Scott MacKay Commentary: Is Fox Yet Another RI Rascal Pol?
Once again, Rhode Island is attracting national attention for all the wrong reasons. RIPR political analyst Scott MacKay has some thoughts about the federal raid on Speaker Gordon Fox’s office.
The specter of corruption in high political office haunts Rhode Island. As it has seemingly forever. For a state still in the grip of the recession, there are few things worse than the scene at the Statehouse Friday.
As burly state police officers in windbreakers guarded the office of House Speaker Gordon Fox of Providence, federal FBI and IRS agents wielding a search warrant carted evidence out of the lair of one of Rhode Island’s most powerful politicians. Television cameras captured it all.
By lunch time it was all anyone was talking about in the city’s restaurants, eclipsing even tonight's Providence College-North Carolina NCAA hoop tournament game. And the events lit up social media and the twittersphere.
Earlier, federal agents scoured Fox’s East Side home for evidence in what is pretty obviously a serious corruption probe.
As is the case with any citizen, Fox deserves the presumption of innocence. There is no confirmation yet that he is target. Yet the optics of all this are very, very bad for our beleaguered state. And his official silence has been troubling.
Fox, a 52- year old lawyer, was first elected to the House in 1992 in an election cycle that brought many new faces to Smith Hill in the aftermath of the state credit union collapse. His journey made for a good story, an up-from-poverty Rhode Island College graduate who went to Northeastern University Law School and won election from the neighborhood he grew up in.
Fox worked his way up the House ladder, serving as House Finance Chairman, majority leader and winning election as speaker in 2010. He is both the first African-American and the first openly gay speaker in Rhode Island history.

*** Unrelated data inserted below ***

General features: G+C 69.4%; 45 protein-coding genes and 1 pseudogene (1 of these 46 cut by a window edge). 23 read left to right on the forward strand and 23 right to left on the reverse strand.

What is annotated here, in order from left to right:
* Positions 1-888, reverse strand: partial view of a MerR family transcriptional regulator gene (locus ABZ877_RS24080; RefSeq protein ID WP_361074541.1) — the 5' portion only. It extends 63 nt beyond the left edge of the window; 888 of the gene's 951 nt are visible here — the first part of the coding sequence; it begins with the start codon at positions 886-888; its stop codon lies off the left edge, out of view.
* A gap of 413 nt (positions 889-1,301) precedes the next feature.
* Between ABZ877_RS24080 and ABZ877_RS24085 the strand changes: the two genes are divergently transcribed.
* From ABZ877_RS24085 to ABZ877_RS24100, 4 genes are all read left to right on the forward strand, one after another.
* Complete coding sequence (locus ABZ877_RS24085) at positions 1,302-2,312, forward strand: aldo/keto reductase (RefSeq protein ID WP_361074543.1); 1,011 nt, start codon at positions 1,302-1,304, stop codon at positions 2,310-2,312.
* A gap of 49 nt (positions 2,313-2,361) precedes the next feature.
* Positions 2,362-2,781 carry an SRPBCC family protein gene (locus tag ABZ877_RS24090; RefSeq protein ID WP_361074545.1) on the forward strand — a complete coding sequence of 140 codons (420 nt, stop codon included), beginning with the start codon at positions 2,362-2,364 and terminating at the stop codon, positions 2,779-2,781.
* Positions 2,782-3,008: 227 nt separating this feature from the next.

His leadership has included such milestones as the 2011 comprehensive pension overhaul and legalizing same sex marriage in last year’s session. Fox has worked well with colleagues in the vortex that is the Rhode Island capitol.
Yet, all that is for naught if Fox gets indicted, in which case he would obviously have to step down. While the federal search warrants and affidavits have been sealed by court order, most of the informed speculation is focused on legal work Fox did for the Providence Economic Development Partnership, a quasi-public agency. Records from that agency were subpoenaed last week by the FBI.
Fox recently paid a $1,500 fine to the state Ethics Commission for failing to disclose income he earned from the development partnership for legal work he did as a private lawyer.
And should Fox be convicted, he would be just the latest Rhode Island official to be ensnared in a web of official chicanery and wrongdoing. From its legacy as a colony that made its early fortunes from the African slave trade, through the Gilded Age after the Civil War and into modern times, too many in the state’s political and business circles have not been shy about trading favors for cash and other considerations.
Since the 1980s, Rhode Islanders have been subjected to a drumbeat of corruption in the state’s courts, city and town councils, among business leaders and in the General Assembly. An Ocean State Governor, Republican Edward DiPrete, even went to prison in the 1990s after pleading guilty to a corruption-related felony.
And former Providence Mayor Buddy Cianci served more than four years in federal prison after his 2002 conviction on federal racketeering charges. Now Cianci is talking about running again for mayor.
``The political condition of Rhode Island is notorious, acknowledged and it is shameful…Rhode Island is a state for sale and cheap.’’
Those words were written in 1904 by Lincoln Steffens, the muckraking journalist. It would be very sad if they prove to be true more than a century later.